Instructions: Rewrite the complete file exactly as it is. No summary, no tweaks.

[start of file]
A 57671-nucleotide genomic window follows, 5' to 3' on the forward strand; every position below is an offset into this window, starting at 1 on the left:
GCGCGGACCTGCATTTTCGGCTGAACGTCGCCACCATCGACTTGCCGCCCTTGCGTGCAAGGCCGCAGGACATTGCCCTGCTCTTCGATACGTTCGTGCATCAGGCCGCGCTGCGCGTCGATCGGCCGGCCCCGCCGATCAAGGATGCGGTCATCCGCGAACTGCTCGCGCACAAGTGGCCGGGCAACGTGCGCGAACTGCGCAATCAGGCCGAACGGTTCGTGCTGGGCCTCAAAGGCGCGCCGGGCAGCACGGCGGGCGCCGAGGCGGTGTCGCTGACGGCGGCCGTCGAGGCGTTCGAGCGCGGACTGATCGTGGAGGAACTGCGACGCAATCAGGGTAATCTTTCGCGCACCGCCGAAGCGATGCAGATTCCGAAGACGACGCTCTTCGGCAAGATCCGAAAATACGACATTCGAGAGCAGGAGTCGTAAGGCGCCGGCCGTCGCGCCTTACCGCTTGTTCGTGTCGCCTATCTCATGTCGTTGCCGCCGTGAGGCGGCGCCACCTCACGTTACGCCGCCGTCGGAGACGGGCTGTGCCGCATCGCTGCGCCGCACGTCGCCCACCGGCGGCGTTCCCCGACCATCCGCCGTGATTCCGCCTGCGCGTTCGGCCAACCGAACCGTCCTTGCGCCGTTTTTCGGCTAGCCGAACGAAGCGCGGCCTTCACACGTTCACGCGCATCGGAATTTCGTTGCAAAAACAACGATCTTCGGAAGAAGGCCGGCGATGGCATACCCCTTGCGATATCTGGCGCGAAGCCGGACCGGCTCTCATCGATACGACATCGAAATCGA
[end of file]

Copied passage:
A 57671-nucleotide genomic window follows, 5' to 3' on the forward strand; every position below is an offset into this window, starting at 1 on the left:
GCGCGGACCTGCATTTTCGGCTGAACGTCGCCACCATCGACTTGCCGCCCTTGCGTGCAAGGCCGCAGGACATTGCCCTGCTCTTCGATACGTTCGTGCATCAGGCCGCGCTGCGCGTCGATCGGCCGGCCCCGCCGATCAAGGATGCGGTCATCCGCGAACTGCTCGCGCACAAGTGGCCGGGCAACGTGCGCGAACTGCGCAATCAGGCCGAACGGTTCGTGCTGGGCCTCAAAGGCGCGCCGGGCAGCACGGCGGGCGCCGAGGCGGTGTCGCTGACGGCGGCCGTCGAGGCGTTCGAGCGCGGACTGATCGTGGAGGAACTGCGACGCAATCAGGGTAATCTTTCGCGCACCGCCGAAGCGATGCAGATTCCGAAGACGACGCTCTTCGGCAAGATCCGAAAATACGACATTCGAGAGCAGGAGTCGTAAGGCGCCGGCCGTCGCGCCTTACCGCTTGTTCGTGTCGCCTATCTCATGTCGTTGCCGCCGTGAGGCGGCGCCACCTCACGTTACGCCGCCGTCGGAGACGGGCTGTGCCGCATCGCTGCGCCGCACGTCGCCCACCGGCGGCGTTCCCCGACCATCCGCCGTGATTCCGCCTGCGCGTTCGGCCAACCGAACCGTCCTTGCGCCGTTTTTCGGCTAGCCGAACGAAGCGCGGCCTTCACACGTTCACGCGCATCGGAATTTCGTTGCAAAAACAACGATCTTCGGAAGAAGGCCGGCGATGGCATACCCCTTGCGATATCTGGCGCGAAGCCGGACCGGCTCTCATCGATACGACATCGAAATCGA